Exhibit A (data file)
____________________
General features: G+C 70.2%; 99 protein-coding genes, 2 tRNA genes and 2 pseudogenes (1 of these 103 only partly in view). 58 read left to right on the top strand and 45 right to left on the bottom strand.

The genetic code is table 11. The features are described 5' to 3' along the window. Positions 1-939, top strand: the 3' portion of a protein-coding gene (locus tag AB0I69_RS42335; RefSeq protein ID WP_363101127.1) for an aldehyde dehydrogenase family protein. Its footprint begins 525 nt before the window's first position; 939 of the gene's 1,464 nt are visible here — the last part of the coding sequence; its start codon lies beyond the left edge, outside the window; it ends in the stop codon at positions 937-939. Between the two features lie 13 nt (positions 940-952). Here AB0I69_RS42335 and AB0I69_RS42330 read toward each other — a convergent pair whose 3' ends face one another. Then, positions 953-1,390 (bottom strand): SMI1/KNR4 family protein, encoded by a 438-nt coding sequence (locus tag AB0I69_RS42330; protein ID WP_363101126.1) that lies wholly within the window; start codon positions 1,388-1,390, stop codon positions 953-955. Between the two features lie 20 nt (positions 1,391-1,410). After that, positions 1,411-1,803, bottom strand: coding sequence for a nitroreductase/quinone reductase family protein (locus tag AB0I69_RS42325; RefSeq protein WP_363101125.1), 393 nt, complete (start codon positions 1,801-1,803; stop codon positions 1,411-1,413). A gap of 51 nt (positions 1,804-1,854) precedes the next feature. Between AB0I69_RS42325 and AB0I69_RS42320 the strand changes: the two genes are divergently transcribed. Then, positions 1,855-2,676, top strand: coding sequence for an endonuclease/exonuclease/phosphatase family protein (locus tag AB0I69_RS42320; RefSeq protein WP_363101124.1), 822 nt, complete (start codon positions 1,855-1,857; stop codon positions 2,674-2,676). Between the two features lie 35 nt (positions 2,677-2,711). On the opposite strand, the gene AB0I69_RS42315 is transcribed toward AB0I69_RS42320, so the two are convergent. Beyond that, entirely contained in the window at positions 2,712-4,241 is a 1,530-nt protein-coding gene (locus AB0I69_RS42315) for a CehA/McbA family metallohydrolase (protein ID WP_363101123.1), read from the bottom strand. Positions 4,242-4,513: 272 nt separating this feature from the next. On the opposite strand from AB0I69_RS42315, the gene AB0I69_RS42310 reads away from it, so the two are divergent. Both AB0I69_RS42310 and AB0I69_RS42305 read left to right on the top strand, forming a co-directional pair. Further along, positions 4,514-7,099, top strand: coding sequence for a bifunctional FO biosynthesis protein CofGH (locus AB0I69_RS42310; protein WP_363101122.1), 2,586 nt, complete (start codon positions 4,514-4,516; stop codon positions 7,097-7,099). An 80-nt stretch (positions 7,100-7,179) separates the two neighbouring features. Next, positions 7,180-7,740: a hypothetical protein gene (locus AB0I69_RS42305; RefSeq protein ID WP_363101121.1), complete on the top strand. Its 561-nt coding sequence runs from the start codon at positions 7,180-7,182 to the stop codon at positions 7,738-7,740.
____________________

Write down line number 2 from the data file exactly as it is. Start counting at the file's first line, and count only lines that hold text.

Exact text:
The genetic code is table 11. The features are described 5' to 3' along the window. Positions 1-939, top strand: the 3' portion of a protein-coding gene (locus tag AB0I69_RS42335; RefSeq protein ID WP_363101127.1) for an aldehyde dehydrogenase family protein. Its footprint begins 525 nt before the window's first position; 939 of the gene's 1,464 nt are visible here — the last part of the coding sequence; its start codon lies beyond the left edge, outside the window; it ends in the stop codon at positions 937-939. Between the two features lie 13 nt (positions 940-952). Here AB0I69_RS42335 and AB0I69_RS42330 read toward each other — a convergent pair whose 3' ends face one another. Then, positions 953-1,390 (bottom strand): SMI1/KNR4 family protein, encoded by a 438-nt coding sequence (locus tag AB0I69_RS42330; protein ID WP_363101126.1) that lies wholly within the window; start codon positions 1,388-1,390, stop codon positions 953-955. Between the two features lie 20 nt (positions 1,391-1,410). After that, positions 1,411-1,803, bottom strand: coding sequence for a nitroreductase/quinone reductase family protein (locus tag AB0I69_RS42325; RefSeq protein WP_363101125.1), 393 nt, complete (start codon positions 1,801-1,803; stop codon positions 1,411-1,413). A gap of 51 nt (positions 1,804-1,854) precedes the next feature. Between AB0I69_RS42325 and AB0I69_RS42320 the strand changes: the two genes are divergently transcribed. Then, positions 1,855-2,676, top strand: coding sequence for an endonuclease/exonuclease/phosphatase family protein (locus tag AB0I69_RS42320; RefSeq protein WP_363101124.1), 822 nt, complete (start codon positions 1,855-1,857; stop codon positions 2,674-2,676). Between the two features lie 35 nt (positions 2,677-2,711). On the opposite strand, the gene AB0I69_RS42315 is transcribed toward AB0I69_RS42320, so the two are convergent. Beyond that, entirely contained in the window at positions 2,712-4,241 is a 1,530-nt protein-coding gene (locus AB0I69_RS42315) for a CehA/McbA family metallohydrolase (protein ID WP_363101123.1), read from the bottom strand. Positions 4,242-4,513: 272 nt separating this feature from the next. On the opposite strand from AB0I69_RS42315, the gene AB0I69_RS42310 reads away from it, so the two are divergent. Both AB0I69_RS42310 and AB0I69_RS42305 read left to right on the top strand, forming a co-directional pair. Further along, positions 4,514-7,099, top strand: coding sequence for a bifunctional FO biosynthesis protein CofGH (locus AB0I69_RS42310; protein WP_363101122.1), 2,586 nt, complete (start codon positions 4,514-4,516; stop codon positions 7,097-7,099). An 80-nt stretch (positions 7,100-7,179) separates the two neighbouring features. Next, positions 7,180-7,740: a hypothetical protein gene (locus AB0I69_RS42305; RefSeq protein ID WP_363101121.1), complete on the top strand. Its 561-nt coding sequence runs from the start codon at positions 7,180-7,182 to the stop codon at positions 7,738-7,740.